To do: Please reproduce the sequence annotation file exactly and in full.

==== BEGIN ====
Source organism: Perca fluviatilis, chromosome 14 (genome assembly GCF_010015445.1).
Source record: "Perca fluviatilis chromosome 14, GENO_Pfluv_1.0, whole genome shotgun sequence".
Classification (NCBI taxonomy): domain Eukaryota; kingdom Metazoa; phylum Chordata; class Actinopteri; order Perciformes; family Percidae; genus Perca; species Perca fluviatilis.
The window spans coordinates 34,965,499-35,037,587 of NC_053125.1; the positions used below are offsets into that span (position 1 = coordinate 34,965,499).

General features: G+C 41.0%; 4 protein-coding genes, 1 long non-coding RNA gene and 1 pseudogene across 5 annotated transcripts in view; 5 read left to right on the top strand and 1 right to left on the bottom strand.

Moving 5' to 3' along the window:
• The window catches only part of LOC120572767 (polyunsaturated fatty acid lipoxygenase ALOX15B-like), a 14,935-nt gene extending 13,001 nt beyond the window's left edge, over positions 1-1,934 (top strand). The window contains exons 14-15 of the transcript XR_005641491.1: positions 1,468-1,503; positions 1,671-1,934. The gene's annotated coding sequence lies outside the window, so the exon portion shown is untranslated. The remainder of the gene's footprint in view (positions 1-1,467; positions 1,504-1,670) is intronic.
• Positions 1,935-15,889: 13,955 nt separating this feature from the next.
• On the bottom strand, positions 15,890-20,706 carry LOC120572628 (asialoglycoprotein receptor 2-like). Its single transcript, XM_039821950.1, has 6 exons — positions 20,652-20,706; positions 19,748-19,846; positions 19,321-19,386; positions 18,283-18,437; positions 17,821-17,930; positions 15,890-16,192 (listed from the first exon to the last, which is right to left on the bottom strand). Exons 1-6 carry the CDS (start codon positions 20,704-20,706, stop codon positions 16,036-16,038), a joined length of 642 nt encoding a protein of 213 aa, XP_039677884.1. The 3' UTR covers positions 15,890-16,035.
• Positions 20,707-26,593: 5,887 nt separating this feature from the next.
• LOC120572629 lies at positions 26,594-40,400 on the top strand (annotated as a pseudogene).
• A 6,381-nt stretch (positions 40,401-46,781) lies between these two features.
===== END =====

Source organism: Perca fluviatilis, chromosome 14 (genome assembly GCF_010015445.1).
Source record: "Perca fluviatilis chromosome 14, GENO_Pfluv_1.0, whole genome shotgun sequence".
Classification (NCBI taxonomy): domain Eukaryota; kingdom Metazoa; phylum Chordata; class Actinopteri; order Perciformes; family Percidae; genus Perca; species Perca fluviatilis.
The window spans coordinates 34,965,499-35,037,587 of NC_053125.1; the positions used below are offsets into that span (position 1 = coordinate 34,965,499).

General features: G+C 41.0%; 4 protein-coding genes, 1 long non-coding RNA gene and 1 pseudogene across 5 annotated transcripts in view; 5 read left to right on the top strand and 1 right to left on the bottom strand.

Moving 5' to 3' along the window:
• The window catches only part of LOC120572767 (polyunsaturated fatty acid lipoxygenase ALOX15B-like), a 14,935-nt gene extending 13,001 nt beyond the window's left edge, over positions 1-1,934 (top strand). The window contains exons 14-15 of the transcript XR_005641491.1: positions 1,468-1,503; positions 1,671-1,934. The gene's annotated coding sequence lies outside the window, so the exon portion shown is untranslated. The remainder of the gene's footprint in view (positions 1-1,467; positions 1,504-1,670) is intronic.
• Positions 1,935-15,889: 13,955 nt separating this feature from the next.
• On the bottom strand, positions 15,890-20,706 carry LOC120572628 (asialoglycoprotein receptor 2-like). Its single transcript, XM_039821950.1, has 6 exons — positions 20,652-20,706; positions 19,748-19,846; positions 19,321-19,386; positions 18,283-18,437; positions 17,821-17,930; positions 15,890-16,192 (listed from the first exon to the last, which is right to left on the bottom strand). Exons 1-6 carry the CDS (start codon positions 20,704-20,706, stop codon positions 16,036-16,038), a joined length of 642 nt encoding a protein of 213 aa, XP_039677884.1. The 3' UTR covers positions 15,890-16,035.
• Positions 20,707-26,593: 5,887 nt separating this feature from the next.
• LOC120572629 lies at positions 26,594-40,400 on the top strand (annotated as a pseudogene).
• A 6,381-nt stretch (positions 40,401-46,781) lies between these two features.